Paragraphs 22 & 23 read: "He has been under mental health care since a suicide attempt when he was 16 and was prescribed Prozac to battle his prolonged bouts with depression."
"Reister also noted that Seiner had no previous criminal convictions. He has been charged with possession of marijuana as a juvenile, but never convicted."
Local NewsBy Nick Schneider, ASSISTANT EDITOR
Family, friends upset with Seiner verdict
Teresa McBride clutched tightly to a small colored photograph of her best friend Jana Moore throughout most of Friday's murder sentencing hearing for Shawn Michael Seiner.
Tears welled up in her eyes as she talked about the loss of her friend of more than three decades and senseless murder committed last August by Seiner.
McBride said she was disappointed with the verdict saying 69 years was simply not justice for the death of a woman who had been her close friend since both were 13 years old.
“She was the kindest and best friend anyone could ever have. We were together nearly every night. I still can't believe she is gone,” McBride said.
After the sentence was announced, McBride said she appreciated the work of prosecutor Jarrod Holtsclaw, but felt a void in the number of years that Seiner will actually serve behind bars.
“This is not right,” she said while boarding the elevator. “He can be out when he's in his 50s.”
When asked what she thought justice would have been in this case, McBride paused and said, “I don't necessarily think the death penalty is the thing to do. I'm not a big person on the death penalty, but I want the boy to get what he deserves. I want him put away for a long time.”
She continued, “Jana didn't do anything to deserve what she got.”
Barb Jeffrey of rural Worthington, a family friend, was more vocal and direct in her response when she said, “I really think I could be the one to pull the switch on him.”
Jana Moore's 23-year-old son, Levi, addressed the court on behalf of the family.
He said his mother was a very good person.
“My mother cared about everyone she ever met,” he said.
Levi Moore said he felt Seiner should have left the residence when he couldn't find him or his two brothers when the he got to the home on Aug. 11, 2006.
“I feel like he should have just left. She didn't even know who he was.”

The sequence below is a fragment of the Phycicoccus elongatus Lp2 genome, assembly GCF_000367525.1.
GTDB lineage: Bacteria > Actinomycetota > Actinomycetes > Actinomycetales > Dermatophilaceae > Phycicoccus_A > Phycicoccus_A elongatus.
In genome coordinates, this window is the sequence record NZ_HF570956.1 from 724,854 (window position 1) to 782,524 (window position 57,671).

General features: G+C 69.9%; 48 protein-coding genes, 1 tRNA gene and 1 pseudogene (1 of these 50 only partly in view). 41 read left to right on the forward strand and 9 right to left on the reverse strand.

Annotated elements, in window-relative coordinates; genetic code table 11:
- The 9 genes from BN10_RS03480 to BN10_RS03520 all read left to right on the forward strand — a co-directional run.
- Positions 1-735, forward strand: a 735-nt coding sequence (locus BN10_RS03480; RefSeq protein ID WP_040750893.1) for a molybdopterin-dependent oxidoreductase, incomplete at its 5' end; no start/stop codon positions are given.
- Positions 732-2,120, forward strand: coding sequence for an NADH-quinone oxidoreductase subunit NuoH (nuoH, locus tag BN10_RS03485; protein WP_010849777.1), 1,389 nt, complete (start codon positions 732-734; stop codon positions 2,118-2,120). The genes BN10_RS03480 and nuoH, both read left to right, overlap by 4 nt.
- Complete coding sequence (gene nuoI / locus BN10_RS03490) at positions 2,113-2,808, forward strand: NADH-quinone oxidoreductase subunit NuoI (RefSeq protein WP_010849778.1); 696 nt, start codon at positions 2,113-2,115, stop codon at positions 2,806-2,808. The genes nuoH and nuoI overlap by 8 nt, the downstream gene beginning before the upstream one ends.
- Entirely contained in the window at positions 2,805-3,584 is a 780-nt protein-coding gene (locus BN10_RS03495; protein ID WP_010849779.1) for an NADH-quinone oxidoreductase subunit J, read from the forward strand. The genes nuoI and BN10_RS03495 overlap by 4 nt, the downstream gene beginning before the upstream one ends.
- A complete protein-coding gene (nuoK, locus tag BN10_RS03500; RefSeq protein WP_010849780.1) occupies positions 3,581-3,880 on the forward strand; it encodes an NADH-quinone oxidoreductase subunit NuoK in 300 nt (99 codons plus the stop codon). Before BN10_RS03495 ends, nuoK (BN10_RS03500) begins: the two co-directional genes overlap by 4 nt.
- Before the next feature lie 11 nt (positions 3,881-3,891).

He broke down when he called her a good mother.
“No matter what we ever did, she was with us through it all,” Levi said.
Prosecutor Jarrod Holtsclaw said he felt the sentence handed down - while it was less than the 97-year term he had recommended - was “well reasoned and fair.”
“It's a sentencing hearing involving the death of a truly innocent person. They (the friends and family) want what neither I or the judge can give them. They want Jana Moore back,” Holtsclaw said. “Seventy years in prison is a long time.”
He lauded the investigative and cooperative work in the case by the Indiana State Police, the Linton Police Department and the Greene County Sheriff's Department who worked quickly to make an arrest in the case in just over three hours after the murder was committed.
“They quickly worked together in a professional manner to make an arrest quickly in this case. They did a really good job,” he said after the verdict was announced.
Defense attorney James Reister argued for leniency for Seiner - citing a borderline personality disorder, major depression, and panic attacks as a reason he has been under treatment for the last six years.
He has been under mental health care since a suicide attempt when he was 16 and was prescribed Prozac to battle his prolonged bouts with depression.
Reister also noted that Seiner had no previous criminal convictions. He has been charged with possession of marijuana as a juvenile, but never convicted.
Superior Court J. David Holt was straight forward and blunt in his comments to Seiner prior to the actually sentencing.
He said he didn't feel that age should be a significant mitigating factor in the sentencing by saying, “I don't think 21 is the age you should get a get-out-of-jail-free card.”
The veteran judge said that after reading the pre-sentencing report and hearing the evidence presented at the hearing, he questioned Seiner's true remorse for his crimes.
“Really you are not showing a creditable remorse for what you have done. I know you have said you are sorry, but it's too little and it's too late. You are a little too matter-of-fact, disturbingly calm, eerily calm as if a human life meant nothing. I'm not buying the fact that this was just something that happened - something that you can say I am sorry, so forgive me. It's not that easy.”